LT PGB is an abbreviation for a family of Chinese built precision guided munitions named Fury Precision Guided Bomb (Lei-Ting Jing-Que Zhi-Dao Zha-Dan, 雷霆精确制导炸弹) developed by Luoyang Electro-Optics Technology Development Centre (EOTDC), a subsidiary of China Aerospace Science and Technology Corporation (CASC). Alternatively, LT PGB is also referred by its laser guidance, as Fury laser-guided bomb (Lei-Ting Ji-Guang Zhi-Dao Zha-Dan, 雷霆激光制导炸弹), or LT LGB.
|LT LGB / PGB|
|Type||LGB / Precision-guided bomb|
|Place of origin||China|
|In service||2006 to present|
|Manufacturer||Luoyang Electro-Optics Technology Development Centre (EOTDC)|
|Produced||2006 to present|
|Mass||up to 0.5 ton|
|Length||depends on the gravity bomb used|
|Height||depends on the gravity bomb used|
|Diameter||depends on the gravity bomb used|
|Warhead||various gravity bombs|
|Impact / Proximity|
|Wingspan||depends on the gravity bomb used|
|depends on the altitude released|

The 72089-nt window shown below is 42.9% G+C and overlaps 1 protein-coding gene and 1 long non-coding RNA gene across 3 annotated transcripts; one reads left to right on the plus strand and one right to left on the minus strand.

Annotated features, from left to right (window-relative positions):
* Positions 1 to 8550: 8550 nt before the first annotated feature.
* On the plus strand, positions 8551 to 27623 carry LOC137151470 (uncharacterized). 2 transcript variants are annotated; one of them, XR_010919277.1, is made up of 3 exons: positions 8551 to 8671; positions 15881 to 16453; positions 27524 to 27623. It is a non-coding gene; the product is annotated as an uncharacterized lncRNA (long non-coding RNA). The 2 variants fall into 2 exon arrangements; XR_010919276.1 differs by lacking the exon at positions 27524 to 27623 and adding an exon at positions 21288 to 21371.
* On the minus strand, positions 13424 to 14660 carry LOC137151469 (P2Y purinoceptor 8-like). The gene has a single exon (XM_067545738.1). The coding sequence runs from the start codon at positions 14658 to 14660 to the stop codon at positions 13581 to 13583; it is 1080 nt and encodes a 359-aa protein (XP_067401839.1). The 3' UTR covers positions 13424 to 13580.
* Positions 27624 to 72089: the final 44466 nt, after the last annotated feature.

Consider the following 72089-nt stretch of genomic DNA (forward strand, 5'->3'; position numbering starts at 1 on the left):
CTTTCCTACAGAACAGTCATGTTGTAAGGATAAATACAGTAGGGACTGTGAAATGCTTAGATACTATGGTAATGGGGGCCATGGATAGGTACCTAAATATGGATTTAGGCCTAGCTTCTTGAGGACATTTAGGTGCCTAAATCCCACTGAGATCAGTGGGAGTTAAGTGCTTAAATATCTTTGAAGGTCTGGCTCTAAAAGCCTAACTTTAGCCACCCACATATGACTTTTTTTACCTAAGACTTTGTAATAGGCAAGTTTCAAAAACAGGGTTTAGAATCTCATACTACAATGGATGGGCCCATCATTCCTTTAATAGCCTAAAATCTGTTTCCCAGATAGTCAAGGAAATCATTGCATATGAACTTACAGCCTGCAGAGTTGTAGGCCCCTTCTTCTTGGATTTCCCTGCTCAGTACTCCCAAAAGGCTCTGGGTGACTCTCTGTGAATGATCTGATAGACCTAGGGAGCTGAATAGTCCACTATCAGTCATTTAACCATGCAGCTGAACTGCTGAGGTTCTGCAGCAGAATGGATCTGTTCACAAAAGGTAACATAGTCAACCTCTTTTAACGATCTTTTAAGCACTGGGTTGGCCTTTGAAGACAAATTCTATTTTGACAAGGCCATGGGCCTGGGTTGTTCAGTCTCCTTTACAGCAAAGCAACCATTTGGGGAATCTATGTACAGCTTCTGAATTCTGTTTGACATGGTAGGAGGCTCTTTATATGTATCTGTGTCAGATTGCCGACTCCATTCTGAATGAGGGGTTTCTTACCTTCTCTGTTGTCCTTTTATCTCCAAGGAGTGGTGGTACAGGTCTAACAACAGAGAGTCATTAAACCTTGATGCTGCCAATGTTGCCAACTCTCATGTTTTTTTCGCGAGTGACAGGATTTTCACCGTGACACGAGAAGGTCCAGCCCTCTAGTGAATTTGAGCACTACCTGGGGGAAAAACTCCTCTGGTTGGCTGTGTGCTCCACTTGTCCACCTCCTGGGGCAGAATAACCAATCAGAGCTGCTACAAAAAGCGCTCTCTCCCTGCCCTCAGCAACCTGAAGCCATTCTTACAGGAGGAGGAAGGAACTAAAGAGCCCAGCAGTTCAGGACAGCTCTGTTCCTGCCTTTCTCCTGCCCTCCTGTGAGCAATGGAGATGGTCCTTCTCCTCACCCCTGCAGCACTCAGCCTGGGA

LT PGB is actually an upgrade kit to modernize gravity bombs with precision / laser guidance. The weapon is often erroneously referred as a possible Chinese copy of Russian KAB-500L, but in reality, the origin of this weaponry was actually developed from American Paveway instead. Samples of unexploded Paveway I were provided to China by North Vietnam during the Vietnam War, as with the targeting pods from downed American aircraft, and China decided to reverse engineer the American precision guided munition in the late 1970s. However, due to the Chinese industrial and technological limitations at the time, it would take more than a decade to for the Chinese equivalent of Paveway I to complete. However, after evaluations in the late 1980s and early 1990s, Chinese military decided that a weapon of Paveway I class was not adequate, and the weapon did not enter mass production. A more capable version of the Paveway II class was developed, and was judged to be adequate by the Chinese military, and entered mass production. This model entering mass production was designated as LT-2, where the LT designation had begun, and thus there was no LT-1, according to the EOTDC spokesman. LT-2 utilizes the exact bang–bang control just like the American Paveway II.